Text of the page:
Last week I was in a session with a fabulous six-year-old. He is chatty and if it was up to him, he would spend our whole session telling me stories about outer space! While I would love to listen to all the details of interplanetary travel, the priority of my time with him and his family lies in other areas.
When I first arrived, the family and I sat down to make a plan: What “hard” things will we do and what “easy/fun” things will we do?” We made a list of six things total, three hard and three easy. For a three-hour session, this was completely doable...or so we thought!
Two-and-a-half hours later we were only on number three! This meant one of two things:
1. We rush through everything to accomplish what is on our list.
2. Admit that we could not mean what we said and amend the list.
The last thing on the list was his all-time favorite activity, playing with LEGO blocks! If that activity was skipped, then I knew problem behavior would shortly follow.
Sound familiar? Have you ever been in a situation where you simply could not keep your word and it might mean serious consequences?
No matter how many times you’ve listened to my blogs, audios and videos about how important it is to mean what you say, there will be times that it can’t happen. So, the offender needs to decide between option one (rush and get it done) and option two (admit that there was an oversight and adjust the plan).
Also ask yourself: When was the last time this happened?
If I’ve needed to modify our session plan several times, especially in the recent past, then I know that in the future I should modify my behavior and language to be more precise. Then I would rush through the list and make sure I got it all in, because I want to show that my word is good and I’ll do anything I can to make that happen. Get conviction and find a way to keep your word even if it feels impossible, because, trust me, it’s not.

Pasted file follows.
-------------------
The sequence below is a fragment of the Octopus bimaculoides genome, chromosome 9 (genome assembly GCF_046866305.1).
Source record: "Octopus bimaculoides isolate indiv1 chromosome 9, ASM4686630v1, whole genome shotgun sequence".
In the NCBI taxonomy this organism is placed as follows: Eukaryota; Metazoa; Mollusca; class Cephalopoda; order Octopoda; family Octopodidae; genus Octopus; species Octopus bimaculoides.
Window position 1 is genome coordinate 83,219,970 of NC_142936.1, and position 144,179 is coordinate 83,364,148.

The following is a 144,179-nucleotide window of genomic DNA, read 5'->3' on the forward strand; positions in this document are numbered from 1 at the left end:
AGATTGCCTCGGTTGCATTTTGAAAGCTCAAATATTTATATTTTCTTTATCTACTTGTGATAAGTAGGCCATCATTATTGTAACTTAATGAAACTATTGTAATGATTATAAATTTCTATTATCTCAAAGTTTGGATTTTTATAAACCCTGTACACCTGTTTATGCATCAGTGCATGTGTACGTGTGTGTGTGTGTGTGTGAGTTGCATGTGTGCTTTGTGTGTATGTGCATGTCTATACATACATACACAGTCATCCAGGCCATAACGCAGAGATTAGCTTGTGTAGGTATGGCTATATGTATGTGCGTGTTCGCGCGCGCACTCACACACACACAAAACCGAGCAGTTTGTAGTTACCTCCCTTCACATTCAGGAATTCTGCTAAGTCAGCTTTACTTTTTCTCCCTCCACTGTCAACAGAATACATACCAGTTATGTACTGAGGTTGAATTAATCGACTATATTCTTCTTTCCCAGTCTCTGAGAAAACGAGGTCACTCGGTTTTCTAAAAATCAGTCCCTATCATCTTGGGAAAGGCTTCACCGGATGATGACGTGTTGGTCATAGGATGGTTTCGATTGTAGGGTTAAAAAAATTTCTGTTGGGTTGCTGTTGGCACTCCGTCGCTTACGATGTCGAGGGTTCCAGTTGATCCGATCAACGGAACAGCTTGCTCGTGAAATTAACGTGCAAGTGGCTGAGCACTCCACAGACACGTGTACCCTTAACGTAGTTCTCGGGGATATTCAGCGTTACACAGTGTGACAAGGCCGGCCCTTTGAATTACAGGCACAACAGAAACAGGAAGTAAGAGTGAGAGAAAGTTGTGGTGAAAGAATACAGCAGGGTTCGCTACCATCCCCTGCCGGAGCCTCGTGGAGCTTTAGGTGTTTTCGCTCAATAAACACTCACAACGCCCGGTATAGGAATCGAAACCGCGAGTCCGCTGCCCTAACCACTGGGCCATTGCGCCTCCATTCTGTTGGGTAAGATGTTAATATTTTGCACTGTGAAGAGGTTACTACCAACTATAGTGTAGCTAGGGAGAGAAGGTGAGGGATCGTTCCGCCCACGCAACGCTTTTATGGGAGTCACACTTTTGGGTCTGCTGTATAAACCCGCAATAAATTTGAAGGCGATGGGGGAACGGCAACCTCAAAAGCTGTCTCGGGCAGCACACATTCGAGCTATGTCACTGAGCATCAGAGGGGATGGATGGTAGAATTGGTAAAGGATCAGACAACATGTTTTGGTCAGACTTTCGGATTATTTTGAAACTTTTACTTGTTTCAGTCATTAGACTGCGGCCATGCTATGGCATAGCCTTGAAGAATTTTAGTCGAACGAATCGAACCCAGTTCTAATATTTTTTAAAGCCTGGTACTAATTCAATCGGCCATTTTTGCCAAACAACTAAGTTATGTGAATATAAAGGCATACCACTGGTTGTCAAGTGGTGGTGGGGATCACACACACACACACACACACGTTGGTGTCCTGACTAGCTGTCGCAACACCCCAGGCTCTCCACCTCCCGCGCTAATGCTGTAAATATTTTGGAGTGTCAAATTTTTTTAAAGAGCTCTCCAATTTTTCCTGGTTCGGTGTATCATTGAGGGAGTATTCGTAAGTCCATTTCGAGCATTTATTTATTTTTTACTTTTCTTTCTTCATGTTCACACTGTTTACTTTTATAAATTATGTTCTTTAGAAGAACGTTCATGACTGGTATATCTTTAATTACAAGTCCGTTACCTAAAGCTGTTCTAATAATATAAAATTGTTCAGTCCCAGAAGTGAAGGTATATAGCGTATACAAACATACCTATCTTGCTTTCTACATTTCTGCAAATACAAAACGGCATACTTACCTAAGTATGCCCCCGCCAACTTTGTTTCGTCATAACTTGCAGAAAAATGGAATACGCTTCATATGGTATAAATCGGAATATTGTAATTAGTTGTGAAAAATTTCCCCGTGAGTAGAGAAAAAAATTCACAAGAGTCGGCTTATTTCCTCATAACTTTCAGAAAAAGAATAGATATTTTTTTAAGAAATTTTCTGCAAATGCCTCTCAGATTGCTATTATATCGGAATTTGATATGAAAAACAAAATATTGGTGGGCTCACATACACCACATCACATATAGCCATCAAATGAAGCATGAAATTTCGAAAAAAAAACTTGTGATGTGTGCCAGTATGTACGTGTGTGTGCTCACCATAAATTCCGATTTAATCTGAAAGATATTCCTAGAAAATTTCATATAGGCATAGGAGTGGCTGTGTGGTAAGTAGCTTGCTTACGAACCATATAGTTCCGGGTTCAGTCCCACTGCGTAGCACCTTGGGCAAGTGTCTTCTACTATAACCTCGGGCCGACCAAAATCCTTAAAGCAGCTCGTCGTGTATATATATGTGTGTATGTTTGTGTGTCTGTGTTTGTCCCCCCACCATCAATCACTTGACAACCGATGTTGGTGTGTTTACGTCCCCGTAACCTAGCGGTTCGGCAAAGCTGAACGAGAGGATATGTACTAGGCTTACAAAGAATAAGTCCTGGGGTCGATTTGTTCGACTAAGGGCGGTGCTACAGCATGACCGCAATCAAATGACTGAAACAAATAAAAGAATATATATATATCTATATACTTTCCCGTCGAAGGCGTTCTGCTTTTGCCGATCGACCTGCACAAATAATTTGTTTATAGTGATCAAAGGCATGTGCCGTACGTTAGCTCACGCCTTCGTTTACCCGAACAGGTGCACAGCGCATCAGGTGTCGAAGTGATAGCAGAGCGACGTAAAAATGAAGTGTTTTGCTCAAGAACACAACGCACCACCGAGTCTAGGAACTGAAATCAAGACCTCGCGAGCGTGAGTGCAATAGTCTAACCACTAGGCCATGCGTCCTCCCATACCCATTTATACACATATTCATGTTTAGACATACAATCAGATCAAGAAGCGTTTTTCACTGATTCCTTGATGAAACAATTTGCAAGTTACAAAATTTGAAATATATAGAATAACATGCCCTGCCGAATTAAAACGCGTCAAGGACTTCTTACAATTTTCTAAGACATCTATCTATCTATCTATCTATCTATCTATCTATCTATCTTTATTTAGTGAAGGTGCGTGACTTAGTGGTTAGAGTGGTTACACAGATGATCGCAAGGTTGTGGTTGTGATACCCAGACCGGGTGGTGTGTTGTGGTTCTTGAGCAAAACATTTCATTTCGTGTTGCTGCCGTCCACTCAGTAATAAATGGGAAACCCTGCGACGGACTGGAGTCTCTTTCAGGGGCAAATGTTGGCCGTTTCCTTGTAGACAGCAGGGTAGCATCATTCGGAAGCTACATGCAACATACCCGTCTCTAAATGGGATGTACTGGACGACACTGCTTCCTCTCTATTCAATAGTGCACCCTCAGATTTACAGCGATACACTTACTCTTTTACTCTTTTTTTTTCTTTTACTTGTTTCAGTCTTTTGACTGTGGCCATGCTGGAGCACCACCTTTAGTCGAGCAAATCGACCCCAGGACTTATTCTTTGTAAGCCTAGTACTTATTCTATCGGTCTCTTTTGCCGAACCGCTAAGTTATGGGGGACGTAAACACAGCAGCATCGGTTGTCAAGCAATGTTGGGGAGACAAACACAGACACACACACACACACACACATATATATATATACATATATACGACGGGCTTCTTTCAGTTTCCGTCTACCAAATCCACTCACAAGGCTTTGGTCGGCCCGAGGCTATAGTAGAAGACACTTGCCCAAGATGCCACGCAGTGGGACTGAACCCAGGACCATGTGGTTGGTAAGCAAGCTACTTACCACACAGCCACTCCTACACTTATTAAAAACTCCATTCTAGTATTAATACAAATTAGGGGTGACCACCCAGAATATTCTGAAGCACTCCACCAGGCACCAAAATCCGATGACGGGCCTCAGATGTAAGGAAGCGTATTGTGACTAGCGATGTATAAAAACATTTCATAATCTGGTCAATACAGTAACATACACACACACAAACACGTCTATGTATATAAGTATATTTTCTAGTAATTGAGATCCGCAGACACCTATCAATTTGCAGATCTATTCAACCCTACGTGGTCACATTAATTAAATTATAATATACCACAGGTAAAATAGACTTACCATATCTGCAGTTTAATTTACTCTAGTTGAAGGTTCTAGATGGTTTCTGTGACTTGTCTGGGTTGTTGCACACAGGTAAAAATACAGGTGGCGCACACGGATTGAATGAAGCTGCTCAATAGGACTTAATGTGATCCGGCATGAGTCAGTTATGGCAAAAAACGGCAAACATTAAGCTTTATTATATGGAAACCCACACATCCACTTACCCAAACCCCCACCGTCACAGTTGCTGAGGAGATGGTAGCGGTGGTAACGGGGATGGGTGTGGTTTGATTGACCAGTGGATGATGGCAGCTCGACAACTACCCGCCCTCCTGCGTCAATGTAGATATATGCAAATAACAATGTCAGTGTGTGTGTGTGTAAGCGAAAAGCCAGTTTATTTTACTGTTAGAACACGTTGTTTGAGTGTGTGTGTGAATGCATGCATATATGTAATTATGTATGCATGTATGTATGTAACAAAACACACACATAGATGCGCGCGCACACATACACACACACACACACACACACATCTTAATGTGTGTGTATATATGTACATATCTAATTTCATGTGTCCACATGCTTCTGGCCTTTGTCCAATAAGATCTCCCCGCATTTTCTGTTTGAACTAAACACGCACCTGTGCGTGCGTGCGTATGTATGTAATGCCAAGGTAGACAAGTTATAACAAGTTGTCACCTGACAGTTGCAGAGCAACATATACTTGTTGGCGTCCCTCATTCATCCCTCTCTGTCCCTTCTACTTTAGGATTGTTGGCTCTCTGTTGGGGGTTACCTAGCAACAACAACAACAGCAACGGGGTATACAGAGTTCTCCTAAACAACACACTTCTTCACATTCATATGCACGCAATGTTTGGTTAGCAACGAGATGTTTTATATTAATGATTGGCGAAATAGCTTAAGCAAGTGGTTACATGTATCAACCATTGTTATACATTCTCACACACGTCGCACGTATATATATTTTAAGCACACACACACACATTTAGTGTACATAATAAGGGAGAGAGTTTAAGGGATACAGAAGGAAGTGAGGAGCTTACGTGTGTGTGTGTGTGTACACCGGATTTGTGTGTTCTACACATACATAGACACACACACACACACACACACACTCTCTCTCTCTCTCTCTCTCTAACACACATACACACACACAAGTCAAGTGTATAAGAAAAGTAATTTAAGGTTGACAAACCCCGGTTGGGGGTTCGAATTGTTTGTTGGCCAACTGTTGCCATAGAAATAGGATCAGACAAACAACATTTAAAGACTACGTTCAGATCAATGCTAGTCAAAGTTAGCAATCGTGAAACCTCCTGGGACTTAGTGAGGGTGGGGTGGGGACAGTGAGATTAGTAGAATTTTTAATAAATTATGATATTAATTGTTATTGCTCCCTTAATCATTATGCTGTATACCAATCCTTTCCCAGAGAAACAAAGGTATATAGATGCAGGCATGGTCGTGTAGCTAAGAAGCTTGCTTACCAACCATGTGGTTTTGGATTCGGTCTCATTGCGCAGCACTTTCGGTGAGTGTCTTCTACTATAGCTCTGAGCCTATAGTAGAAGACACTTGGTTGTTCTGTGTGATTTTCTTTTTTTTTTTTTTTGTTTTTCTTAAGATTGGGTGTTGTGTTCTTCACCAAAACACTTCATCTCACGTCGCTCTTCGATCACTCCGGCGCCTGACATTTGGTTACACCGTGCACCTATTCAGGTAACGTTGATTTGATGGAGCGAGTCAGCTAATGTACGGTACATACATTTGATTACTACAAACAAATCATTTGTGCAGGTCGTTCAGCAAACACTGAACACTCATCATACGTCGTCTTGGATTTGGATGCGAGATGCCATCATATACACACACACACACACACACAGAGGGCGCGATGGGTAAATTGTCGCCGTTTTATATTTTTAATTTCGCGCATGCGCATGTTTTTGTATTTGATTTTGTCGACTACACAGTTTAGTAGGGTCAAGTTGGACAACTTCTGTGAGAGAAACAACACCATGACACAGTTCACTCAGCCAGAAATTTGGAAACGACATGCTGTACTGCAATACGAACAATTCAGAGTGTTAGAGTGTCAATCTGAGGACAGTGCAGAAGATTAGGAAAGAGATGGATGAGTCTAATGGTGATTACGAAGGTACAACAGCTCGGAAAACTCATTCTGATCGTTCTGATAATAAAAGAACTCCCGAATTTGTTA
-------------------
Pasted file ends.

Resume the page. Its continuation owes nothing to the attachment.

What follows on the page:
On the other hand, if this is truly an exception and we’ve been keeping to the session plan (I’ve been meaning what I said), then I would go with option two and simply adjust the list.
In this case, I paused what we wereplaying and announced that we needed to revisit the list to change our plan, explaining that I miscalculated the time. Together we made the decision of what would be cut from the list, but I took FULL responsibility for this change. We then went back to the third activity to finish it up, before getting to that one last item to wrap our session.
Did you notice that I didn't pretend that we made it through everything or try to avoid going back to the list? I fully faced the challenge and discussed it with this small being. Talking about this change helps teach small beings that when you aren’t able to mean what you say, you should own up to it. It helps maintain their trust in your word.
Ideas into Action!
When was the last time you had trouble meaning what you said? How did it go?
Then let me know how it goes. Leave your feedback, experience and thoughts in the comment section below this post or email directly info@BehaviorAndBeyond.net with your behavior insights!
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